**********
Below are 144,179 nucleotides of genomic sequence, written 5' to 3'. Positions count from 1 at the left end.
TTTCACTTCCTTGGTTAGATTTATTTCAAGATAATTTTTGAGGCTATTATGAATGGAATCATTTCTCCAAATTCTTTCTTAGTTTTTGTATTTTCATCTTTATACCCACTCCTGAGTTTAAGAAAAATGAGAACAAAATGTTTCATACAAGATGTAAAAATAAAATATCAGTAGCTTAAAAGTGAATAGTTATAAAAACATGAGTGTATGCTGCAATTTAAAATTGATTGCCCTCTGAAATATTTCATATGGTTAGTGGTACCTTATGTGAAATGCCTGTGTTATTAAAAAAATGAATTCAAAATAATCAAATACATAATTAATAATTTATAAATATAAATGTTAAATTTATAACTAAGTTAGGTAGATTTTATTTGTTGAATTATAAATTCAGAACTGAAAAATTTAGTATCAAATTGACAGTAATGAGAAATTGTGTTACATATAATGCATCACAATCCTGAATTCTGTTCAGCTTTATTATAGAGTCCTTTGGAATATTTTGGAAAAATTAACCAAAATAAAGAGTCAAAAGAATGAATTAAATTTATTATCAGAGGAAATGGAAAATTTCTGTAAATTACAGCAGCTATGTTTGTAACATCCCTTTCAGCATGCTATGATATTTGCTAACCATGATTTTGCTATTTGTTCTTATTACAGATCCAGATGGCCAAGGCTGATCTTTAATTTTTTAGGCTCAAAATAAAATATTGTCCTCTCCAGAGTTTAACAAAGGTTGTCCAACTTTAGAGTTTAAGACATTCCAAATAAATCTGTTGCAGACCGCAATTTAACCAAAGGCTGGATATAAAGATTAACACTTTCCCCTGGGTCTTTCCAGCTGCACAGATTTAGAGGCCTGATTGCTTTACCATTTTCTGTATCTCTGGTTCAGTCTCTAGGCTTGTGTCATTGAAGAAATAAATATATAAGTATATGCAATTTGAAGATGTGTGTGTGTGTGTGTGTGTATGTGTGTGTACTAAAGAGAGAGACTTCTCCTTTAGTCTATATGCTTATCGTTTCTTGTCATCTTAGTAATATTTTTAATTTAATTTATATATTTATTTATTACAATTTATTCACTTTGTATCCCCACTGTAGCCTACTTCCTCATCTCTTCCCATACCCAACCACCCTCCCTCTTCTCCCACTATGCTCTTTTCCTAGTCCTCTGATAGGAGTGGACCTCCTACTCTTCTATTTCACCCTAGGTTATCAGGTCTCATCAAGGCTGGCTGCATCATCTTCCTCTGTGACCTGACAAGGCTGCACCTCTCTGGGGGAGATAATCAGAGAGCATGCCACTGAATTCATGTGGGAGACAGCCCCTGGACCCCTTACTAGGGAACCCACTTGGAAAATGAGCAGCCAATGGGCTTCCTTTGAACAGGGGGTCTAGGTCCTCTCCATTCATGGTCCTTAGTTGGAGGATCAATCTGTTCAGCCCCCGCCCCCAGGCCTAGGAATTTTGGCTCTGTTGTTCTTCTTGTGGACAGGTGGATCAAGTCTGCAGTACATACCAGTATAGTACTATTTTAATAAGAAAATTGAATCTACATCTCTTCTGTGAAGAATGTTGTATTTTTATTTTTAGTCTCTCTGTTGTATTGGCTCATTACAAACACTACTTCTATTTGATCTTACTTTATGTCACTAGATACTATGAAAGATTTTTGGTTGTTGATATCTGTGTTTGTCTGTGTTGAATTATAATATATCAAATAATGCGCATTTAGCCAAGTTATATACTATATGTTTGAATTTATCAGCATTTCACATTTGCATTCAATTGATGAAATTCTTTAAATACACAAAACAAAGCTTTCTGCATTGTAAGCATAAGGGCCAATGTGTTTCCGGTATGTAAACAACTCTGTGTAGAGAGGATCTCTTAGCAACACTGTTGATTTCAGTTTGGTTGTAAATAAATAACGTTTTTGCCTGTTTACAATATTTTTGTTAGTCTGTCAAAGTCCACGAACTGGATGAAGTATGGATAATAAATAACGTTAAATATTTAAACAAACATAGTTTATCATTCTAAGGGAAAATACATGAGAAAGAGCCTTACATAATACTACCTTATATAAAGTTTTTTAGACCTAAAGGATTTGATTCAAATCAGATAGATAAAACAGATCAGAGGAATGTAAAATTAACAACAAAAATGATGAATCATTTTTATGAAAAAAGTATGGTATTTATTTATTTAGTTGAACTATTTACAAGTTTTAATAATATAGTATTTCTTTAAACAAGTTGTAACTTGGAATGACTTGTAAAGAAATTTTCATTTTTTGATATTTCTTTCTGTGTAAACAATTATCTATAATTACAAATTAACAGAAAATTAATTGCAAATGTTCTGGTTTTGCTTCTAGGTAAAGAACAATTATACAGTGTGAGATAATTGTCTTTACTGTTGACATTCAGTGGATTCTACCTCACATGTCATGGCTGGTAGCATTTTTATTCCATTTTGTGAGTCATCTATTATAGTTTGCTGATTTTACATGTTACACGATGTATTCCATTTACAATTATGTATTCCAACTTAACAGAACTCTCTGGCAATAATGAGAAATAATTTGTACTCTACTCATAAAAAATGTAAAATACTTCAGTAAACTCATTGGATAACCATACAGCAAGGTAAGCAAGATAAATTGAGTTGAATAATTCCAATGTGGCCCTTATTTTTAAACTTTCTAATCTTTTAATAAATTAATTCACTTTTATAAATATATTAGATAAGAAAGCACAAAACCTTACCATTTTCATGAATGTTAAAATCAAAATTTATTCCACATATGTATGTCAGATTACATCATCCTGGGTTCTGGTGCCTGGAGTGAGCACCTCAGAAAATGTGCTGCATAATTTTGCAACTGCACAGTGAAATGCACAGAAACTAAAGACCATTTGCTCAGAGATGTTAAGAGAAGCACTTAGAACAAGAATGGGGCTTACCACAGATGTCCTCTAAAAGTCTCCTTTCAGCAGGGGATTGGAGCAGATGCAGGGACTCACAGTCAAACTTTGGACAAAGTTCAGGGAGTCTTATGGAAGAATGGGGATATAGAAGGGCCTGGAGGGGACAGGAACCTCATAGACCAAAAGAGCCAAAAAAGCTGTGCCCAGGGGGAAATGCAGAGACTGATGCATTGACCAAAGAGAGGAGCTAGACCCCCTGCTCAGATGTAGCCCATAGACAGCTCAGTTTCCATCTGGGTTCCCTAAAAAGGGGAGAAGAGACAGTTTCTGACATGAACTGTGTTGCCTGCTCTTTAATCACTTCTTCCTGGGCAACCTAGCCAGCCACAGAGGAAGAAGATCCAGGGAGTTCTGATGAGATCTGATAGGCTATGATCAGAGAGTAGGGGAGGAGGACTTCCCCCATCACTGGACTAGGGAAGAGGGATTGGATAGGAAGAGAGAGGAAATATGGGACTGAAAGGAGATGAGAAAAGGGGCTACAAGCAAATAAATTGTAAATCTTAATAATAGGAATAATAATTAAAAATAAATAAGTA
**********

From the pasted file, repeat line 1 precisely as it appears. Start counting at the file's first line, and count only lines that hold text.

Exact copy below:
Below are 144,179 nucleotides of genomic sequence, written 5' to 3'. Positions count from 1 at the left end.